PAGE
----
3. C++20 Features: My solution relies heavily on C++20 features. Are there compatibility issues I should be aware of, or ways to make this more backward-compatible while maintaining readability?
4. Testing and Benchmarks: I haven't yet conducted extensive tests, particularly for edge cases or performance benchmarks. Are there specific scenarios or tests you would recommend?
5. Alternative Approaches: Is there a better or more idiomatic way to achieve the same goal in C++?

Any insights, suggestions, or critiques would be greatly appreciated.

template<typename T>
concept Sqrtable = requires(T a) {
{ std::sqrt(a) } -> std::convertible_to<T>;
};


This is a bad use of concepts. Concepts are not for testing what a type can do, they are for testing what a type is. A concept like “square-root-able” is silly… what you want is a number concept.

(And, yes, I am aware that the standard concepts library has a ton of "-able" concepts, like std::default_initializable and std::copyable, which seem to violate my point. However, these are very low-level building blocks. And unless you are making other very low-level building blocks, like a copy() algorithm (like std::ranges::copy())—which, again, is what the standard library mostly does—you normally need more than very low-level building block concepts. In real world user code, rather than those low-level concepts, you would probably use something a bit higher level, like std::regular (at least).)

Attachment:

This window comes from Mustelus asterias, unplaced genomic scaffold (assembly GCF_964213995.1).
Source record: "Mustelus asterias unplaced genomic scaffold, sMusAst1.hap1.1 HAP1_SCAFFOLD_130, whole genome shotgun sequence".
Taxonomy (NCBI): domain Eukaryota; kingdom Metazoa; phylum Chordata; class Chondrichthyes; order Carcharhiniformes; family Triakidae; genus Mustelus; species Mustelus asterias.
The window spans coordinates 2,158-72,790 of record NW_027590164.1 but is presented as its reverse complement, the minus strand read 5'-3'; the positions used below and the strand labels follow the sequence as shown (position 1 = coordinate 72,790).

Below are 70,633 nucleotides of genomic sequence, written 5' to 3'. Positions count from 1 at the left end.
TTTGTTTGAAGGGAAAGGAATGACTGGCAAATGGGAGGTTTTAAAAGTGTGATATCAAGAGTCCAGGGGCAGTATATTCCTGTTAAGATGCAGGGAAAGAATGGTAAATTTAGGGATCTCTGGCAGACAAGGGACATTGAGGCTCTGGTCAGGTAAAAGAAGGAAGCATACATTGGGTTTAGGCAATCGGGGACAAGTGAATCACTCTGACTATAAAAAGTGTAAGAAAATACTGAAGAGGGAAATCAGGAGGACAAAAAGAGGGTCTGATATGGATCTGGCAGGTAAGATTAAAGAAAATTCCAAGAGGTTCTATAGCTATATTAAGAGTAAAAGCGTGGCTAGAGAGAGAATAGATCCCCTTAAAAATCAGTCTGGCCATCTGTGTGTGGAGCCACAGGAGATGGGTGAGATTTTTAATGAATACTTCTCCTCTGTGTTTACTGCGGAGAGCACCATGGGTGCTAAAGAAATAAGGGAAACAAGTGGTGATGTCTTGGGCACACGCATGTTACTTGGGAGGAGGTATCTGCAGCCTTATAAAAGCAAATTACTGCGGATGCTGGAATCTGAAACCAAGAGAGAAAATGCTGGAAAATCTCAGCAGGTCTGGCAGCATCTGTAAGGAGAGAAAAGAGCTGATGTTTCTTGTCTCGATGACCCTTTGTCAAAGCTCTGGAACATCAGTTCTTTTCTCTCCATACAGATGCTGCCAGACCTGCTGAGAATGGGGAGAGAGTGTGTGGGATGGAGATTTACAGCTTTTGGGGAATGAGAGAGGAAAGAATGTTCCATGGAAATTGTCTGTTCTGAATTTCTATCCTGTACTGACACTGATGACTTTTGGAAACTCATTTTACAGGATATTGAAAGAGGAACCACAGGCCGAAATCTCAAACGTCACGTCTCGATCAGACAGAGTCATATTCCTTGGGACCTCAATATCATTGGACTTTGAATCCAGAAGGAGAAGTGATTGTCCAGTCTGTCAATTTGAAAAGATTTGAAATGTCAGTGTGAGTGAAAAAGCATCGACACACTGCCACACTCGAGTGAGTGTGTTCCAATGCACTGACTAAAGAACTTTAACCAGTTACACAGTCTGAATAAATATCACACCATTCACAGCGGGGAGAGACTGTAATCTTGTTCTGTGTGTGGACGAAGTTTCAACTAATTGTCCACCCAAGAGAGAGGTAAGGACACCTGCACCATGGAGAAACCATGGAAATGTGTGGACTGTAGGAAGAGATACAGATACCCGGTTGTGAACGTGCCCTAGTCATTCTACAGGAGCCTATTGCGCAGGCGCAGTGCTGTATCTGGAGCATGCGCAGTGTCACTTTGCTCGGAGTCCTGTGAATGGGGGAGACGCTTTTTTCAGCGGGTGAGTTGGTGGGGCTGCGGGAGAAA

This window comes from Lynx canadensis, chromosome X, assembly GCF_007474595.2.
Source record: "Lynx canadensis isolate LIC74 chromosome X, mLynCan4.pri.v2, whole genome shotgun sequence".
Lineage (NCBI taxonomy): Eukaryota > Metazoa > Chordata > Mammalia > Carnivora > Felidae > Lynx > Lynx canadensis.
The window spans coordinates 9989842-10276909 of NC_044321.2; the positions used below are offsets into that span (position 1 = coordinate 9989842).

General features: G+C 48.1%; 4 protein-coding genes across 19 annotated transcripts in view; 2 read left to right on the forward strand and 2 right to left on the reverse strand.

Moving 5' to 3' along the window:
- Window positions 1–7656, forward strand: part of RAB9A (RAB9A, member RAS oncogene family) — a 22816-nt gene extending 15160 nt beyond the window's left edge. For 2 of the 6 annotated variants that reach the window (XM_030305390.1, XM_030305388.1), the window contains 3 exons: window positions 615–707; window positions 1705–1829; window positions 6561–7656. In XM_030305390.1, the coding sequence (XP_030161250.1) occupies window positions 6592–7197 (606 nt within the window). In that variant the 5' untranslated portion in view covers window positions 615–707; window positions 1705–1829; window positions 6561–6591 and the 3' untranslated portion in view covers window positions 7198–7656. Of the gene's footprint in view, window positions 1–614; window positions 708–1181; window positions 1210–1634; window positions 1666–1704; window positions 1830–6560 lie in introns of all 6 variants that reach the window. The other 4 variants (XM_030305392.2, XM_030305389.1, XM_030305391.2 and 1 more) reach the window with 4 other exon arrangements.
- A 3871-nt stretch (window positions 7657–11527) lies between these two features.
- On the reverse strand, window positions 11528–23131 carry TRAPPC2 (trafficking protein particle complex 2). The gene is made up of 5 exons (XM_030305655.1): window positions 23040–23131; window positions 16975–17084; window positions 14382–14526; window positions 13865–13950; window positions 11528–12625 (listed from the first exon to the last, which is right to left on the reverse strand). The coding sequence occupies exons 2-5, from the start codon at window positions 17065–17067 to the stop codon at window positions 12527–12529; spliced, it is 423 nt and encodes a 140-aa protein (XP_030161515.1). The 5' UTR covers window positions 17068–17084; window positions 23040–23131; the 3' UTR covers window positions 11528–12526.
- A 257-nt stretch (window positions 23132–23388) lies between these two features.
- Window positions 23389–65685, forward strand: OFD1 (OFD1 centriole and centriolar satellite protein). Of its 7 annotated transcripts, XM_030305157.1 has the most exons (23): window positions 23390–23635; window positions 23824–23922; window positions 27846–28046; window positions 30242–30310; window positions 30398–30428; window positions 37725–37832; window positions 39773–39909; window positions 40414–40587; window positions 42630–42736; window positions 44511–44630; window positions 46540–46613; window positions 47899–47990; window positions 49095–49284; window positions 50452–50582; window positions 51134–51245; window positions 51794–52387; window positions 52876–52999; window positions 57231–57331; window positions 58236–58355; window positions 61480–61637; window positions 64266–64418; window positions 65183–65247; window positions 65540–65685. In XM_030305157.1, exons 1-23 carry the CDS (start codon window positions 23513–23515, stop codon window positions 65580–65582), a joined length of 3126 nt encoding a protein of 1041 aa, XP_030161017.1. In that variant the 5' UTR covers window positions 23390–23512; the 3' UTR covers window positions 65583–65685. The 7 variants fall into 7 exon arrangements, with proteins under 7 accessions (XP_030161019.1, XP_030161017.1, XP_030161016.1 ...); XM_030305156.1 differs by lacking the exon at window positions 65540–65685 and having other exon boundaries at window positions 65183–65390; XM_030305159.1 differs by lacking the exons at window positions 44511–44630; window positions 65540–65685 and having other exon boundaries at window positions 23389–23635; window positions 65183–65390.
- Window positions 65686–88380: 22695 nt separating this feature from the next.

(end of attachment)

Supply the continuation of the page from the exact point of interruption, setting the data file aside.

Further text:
You can already see why a “square-root-able” concept is a bad idea, I hope. If you did constrain LengthProxy as “square-root-able”, then you would be unable to rewrite it using std::hypot() instead of std::sqrt(), as @TobySpeight suggests. Your class would be locked into a specific, potentially sub-par implementation, because a concept is part of the public API; you can’t change it without breaking everyone else’s code.

In a perfect world, the standard library math functions would already be properly constrained, so there would be a xstd::number concept, and std::sqrt() and std::hypot() would both be constrained to use it. Which means that your Vector2 and LengthProxy would naturally both be using xstd::number, and everything would just work. It would be magical.

What you could, and probably should, do is make a decent number concept. This is not trivial. I’ve been considering something like that for my own library, but haven’t settled on a design. I’ve toyed around with a mathematical hierarchy of “natural number”, “rational number”, “real number”, and “complex number”; I’ve mucked around with defining numbers based on the standard concepts (like std::floating_point) or traits (like std::is_arithmetic); or by operations (as in requires (T a, T b) { { a + b } -> std::convertible_to<T>; /* etc. */ }.